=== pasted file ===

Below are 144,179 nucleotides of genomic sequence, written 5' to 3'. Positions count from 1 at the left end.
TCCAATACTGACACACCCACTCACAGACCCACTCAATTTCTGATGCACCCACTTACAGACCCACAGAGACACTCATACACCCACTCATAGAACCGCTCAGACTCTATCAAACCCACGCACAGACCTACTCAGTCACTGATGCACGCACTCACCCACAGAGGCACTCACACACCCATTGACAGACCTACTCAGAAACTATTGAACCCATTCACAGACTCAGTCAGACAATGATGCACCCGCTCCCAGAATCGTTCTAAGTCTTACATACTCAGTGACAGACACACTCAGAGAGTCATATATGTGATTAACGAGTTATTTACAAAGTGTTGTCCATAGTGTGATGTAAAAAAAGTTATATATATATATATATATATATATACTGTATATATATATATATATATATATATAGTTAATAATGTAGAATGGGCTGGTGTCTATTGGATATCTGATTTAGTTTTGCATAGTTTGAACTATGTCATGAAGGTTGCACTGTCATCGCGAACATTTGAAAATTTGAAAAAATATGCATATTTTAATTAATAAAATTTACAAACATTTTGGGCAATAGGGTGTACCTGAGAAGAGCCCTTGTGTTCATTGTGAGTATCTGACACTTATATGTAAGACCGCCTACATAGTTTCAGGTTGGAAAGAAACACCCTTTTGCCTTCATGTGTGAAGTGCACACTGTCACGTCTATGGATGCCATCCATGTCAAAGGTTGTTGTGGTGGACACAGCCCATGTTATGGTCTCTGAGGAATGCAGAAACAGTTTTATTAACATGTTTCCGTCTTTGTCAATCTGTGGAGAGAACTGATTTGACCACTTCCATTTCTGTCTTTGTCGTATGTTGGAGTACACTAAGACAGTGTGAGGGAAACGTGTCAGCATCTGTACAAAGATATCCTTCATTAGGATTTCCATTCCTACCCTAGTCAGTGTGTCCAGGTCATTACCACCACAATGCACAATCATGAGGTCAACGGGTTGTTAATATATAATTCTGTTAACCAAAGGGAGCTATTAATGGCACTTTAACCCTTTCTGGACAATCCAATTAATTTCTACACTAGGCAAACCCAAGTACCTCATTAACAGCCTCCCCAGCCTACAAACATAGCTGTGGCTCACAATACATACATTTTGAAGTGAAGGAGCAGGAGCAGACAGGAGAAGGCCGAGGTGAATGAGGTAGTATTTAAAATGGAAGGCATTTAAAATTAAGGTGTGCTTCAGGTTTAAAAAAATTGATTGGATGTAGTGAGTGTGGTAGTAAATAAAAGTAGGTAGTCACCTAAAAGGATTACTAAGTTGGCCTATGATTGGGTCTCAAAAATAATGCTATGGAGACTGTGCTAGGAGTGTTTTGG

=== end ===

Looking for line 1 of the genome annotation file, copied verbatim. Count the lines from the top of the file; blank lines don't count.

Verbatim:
Below are 144,179 nucleotides of genomic sequence, written 5' to 3'. Positions count from 1 at the left end.